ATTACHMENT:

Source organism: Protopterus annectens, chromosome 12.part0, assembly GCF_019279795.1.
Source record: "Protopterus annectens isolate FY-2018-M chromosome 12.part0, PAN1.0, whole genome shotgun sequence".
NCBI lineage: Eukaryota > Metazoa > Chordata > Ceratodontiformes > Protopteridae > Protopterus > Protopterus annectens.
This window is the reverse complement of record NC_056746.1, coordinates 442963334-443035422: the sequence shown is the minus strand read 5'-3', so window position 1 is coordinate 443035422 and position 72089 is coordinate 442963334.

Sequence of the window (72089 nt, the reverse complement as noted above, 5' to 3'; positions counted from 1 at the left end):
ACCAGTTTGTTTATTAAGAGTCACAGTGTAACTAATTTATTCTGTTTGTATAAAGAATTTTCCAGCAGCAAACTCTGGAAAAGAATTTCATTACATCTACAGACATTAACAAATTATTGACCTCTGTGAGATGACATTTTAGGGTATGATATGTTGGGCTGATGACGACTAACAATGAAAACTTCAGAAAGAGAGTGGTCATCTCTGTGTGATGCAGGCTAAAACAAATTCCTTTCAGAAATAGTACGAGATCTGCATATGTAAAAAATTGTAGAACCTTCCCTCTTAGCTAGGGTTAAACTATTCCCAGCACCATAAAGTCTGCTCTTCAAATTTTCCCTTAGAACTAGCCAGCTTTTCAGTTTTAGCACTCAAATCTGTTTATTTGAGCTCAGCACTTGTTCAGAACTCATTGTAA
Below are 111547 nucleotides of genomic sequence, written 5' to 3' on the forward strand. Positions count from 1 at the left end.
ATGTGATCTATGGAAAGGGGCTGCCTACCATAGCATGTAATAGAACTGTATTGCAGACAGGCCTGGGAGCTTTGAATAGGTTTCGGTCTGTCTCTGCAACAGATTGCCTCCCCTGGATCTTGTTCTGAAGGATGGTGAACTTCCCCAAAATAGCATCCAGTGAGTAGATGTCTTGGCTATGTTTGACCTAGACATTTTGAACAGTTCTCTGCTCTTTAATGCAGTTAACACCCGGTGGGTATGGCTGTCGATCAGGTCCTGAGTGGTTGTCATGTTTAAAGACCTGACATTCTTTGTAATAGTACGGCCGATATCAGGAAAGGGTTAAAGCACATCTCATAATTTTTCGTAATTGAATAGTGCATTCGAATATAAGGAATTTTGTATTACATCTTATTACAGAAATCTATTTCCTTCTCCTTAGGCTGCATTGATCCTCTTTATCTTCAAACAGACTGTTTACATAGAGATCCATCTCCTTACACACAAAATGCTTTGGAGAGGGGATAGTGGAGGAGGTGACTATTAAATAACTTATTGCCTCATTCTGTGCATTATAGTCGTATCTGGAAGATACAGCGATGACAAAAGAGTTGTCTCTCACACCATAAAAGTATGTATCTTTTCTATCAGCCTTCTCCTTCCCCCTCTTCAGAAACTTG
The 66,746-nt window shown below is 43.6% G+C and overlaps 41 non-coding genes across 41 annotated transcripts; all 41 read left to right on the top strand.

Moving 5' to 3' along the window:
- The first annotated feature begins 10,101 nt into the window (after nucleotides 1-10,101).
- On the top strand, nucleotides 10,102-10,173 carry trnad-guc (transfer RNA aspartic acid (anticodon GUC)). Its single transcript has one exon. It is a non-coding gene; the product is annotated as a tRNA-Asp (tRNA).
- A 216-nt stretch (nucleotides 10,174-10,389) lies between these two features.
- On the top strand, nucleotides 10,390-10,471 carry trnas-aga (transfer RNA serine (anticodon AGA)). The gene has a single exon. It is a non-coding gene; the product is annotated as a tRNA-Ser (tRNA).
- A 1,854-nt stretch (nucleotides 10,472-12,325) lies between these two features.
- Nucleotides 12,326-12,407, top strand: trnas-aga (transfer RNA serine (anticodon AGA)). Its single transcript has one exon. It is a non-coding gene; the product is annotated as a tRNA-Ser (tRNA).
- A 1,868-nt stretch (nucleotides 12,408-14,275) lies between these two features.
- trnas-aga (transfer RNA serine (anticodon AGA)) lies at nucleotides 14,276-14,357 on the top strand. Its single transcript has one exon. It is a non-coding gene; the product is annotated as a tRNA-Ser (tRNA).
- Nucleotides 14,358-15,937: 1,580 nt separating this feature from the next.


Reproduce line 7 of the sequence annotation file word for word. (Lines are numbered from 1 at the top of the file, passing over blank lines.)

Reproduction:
Below are 111547 nucleotides of genomic sequence, written 5' to 3' on the forward strand. Positions count from 1 at the left end.